The one major move that could spark the end for Vladimir Putin’s Ukraine war

Tyler Mitchell By Tyler Mitchell Jun21,2024

Ukraine could win the war against Russia if the West mobilised its assets to confront the Kremlin, according to analysts at the Institute for the Study of War (ISW).

Despite President Vladimir Putin‘s threats, including the use of nuclear weapons, ISW maintains that Russia is unlikely to prevail if the West fully supports Ukraine.

“ISW continues to assess that Russia cannot defeat Ukraine or the West — and will likely lose — if the West mobilises its resources to resist the Kremlin,” the report states, emphasising the decisive role of Western intervention.

During mid-June visits to North Korea and Vietnam, Putin launched an extensive information campaign aimed at undermining the strategic unity of Ukraine’s allies.

The effort coincided with a significant development: over 80 international officials, during the Ukraine-led Global Peace Summit on June 16, reaffirmed their commitment to Ukraine’s sovereignty and territorial integrity as the foundation for lasting peace.

On June 13, Ukraine strengthened its position by securing 10-year security agreements with the United States and Japan. These agreements were bolstered by further commitments from partners through the G7 and Ukraine Defence Contact Group formats, underscoring the West’s long-term support for Ukraine.

Putin’s strategy hinges on deceiving the international community into withdrawing their support for Ukraine. His implicit nuclear threats are part of a broader campaign to disrupt the cohesive support from Ukraine‘s allies. However, the ISW considers the likelihood of actual nuclear escalation to be low, viewing these threats as a form of nuclear blackmail aimed at deterring Western nations from fully backing Ukraine’s defence.

The ISW’s Key Takeaways from June 20 further elaborate on these points, noting that Putin’s diplomatic manoeuvres are designed to fracture the international coalition supporting Ukraine. His nuclear threats are intended to intimidate but are unlikely to lead to genuine nuclear conflict.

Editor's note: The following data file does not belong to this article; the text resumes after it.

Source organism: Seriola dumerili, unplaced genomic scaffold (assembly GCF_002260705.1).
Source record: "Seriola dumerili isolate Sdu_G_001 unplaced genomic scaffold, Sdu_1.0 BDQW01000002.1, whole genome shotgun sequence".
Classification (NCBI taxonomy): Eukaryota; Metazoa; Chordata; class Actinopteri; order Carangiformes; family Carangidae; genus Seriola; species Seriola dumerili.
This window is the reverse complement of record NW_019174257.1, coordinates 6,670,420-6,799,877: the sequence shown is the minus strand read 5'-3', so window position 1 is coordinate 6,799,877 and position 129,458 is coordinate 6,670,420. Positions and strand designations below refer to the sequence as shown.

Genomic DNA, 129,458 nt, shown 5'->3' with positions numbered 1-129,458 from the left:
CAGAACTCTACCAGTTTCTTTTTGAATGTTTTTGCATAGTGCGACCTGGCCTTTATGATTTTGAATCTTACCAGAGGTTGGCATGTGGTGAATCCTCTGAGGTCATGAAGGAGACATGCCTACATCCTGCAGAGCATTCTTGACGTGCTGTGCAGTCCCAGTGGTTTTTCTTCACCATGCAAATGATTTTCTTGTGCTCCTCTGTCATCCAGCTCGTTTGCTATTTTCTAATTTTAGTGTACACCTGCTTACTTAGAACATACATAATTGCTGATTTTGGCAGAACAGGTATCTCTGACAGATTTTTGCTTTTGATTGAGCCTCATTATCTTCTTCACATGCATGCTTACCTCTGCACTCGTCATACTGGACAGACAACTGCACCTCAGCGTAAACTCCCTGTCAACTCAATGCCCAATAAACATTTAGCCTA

In response to the Russian-North Korean strategic partnership, South Korea has indicated it might reconsider its stance on providing lethal military aid to Ukraine. This potential policy shift follows Russia‘s use of highly destructive bombs in Kharkiv Oblast and the United States’ prioritisation of delivering Patriot air defence interceptors to Ukraine.

Despite these aggressive tactics, the Russian military’s reliance on infantry-heavy frontal assaults has diminished the operational effectiveness of its forces. Meanwhile, Ukrainian forces have made advances near Vovchansk and conducted successful drone strikes on Russian oil facilities.

Within Russia, criticism is mounting as military bloggers express frustration over the lack of motivation and clarity provided to servicemen regarding the invasion’s purpose. These internal challenges, coupled with the potential for enhanced Western support, highlight the precarious position of Russia in its ongoing conflict with Ukraine.

Tyler Mitchell

By Tyler Mitchell

Tyler is a renowned journalist with years of experience covering a wide range of topics including politics, entertainment, and technology. His insightful analysis and compelling storytelling have made him a trusted source for breaking news and expert commentary.

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